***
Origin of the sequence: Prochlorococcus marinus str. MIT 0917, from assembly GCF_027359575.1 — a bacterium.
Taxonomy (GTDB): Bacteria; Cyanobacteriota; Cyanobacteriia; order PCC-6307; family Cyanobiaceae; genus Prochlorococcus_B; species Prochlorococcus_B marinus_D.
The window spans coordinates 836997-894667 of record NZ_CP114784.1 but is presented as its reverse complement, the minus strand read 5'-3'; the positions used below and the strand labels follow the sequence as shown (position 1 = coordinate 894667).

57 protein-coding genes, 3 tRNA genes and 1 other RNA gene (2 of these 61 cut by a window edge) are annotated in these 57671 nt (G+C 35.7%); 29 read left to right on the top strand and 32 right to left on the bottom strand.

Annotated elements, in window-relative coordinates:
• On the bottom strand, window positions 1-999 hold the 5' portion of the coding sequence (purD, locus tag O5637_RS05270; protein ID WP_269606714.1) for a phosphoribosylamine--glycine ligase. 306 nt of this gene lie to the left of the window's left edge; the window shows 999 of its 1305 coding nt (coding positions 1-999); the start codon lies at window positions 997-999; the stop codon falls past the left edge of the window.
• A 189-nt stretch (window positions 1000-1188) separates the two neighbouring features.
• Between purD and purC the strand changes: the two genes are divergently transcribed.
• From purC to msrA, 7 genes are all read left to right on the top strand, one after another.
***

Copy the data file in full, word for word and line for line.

Origin of the sequence: Prochlorococcus marinus str. MIT 0917, from assembly GCF_027359575.1 — a bacterium.
Taxonomy (GTDB): Bacteria; Cyanobacteriota; Cyanobacteriia; order PCC-6307; family Cyanobiaceae; genus Prochlorococcus_B; species Prochlorococcus_B marinus_D.
The window spans coordinates 836997-894667 of record NZ_CP114784.1 but is presented as its reverse complement, the minus strand read 5'-3'; the positions used below and the strand labels follow the sequence as shown (position 1 = coordinate 894667).

57 protein-coding genes, 3 tRNA genes and 1 other RNA gene (2 of these 61 cut by a window edge) are annotated in these 57671 nt (G+C 35.7%); 29 read left to right on the top strand and 32 right to left on the bottom strand.

Annotated elements, in window-relative coordinates:
• On the bottom strand, window positions 1-999 hold the 5' portion of the coding sequence (purD, locus tag O5637_RS05270; protein ID WP_269606714.1) for a phosphoribosylamine--glycine ligase. 306 nt of this gene lie to the left of the window's left edge; the window shows 999 of its 1305 coding nt (coding positions 1-999); the start codon lies at window positions 997-999; the stop codon falls past the left edge of the window.
• A 189-nt stretch (window positions 1000-1188) separates the two neighbouring features.
• Between purD and purC the strand changes: the two genes are divergently transcribed.
• From purC to msrA, 7 genes are all read left to right on the top strand, one after another.